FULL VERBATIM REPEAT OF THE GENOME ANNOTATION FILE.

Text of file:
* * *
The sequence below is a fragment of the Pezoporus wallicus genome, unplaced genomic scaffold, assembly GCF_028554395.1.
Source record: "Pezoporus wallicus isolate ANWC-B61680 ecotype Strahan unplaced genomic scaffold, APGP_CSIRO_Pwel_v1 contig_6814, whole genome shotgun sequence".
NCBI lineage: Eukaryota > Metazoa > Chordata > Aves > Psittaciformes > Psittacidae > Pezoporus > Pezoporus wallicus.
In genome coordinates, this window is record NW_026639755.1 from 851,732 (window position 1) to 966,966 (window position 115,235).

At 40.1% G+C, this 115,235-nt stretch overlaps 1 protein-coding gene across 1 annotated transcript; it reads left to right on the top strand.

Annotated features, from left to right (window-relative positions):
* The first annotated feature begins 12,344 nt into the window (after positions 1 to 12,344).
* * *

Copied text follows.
The sequence below is a fragment of the Pezoporus wallicus genome, unplaced genomic scaffold, assembly GCF_028554395.1.
Source record: "Pezoporus wallicus isolate ANWC-B61680 ecotype Strahan unplaced genomic scaffold, APGP_CSIRO_Pwel_v1 contig_6814, whole genome shotgun sequence".
NCBI lineage: Eukaryota > Metazoa > Chordata > Aves > Psittaciformes > Psittacidae > Pezoporus > Pezoporus wallicus.
In genome coordinates, this window is record NW_026639755.1 from 851,732 (window position 1) to 966,966 (window position 115,235).

At 40.1% G+C, this 115,235-nt stretch overlaps 1 protein-coding gene across 1 annotated transcript; it reads left to right on the top strand.

Annotated features, from left to right (window-relative positions):
* The first annotated feature begins 12,344 nt into the window (after positions 1 to 12,344).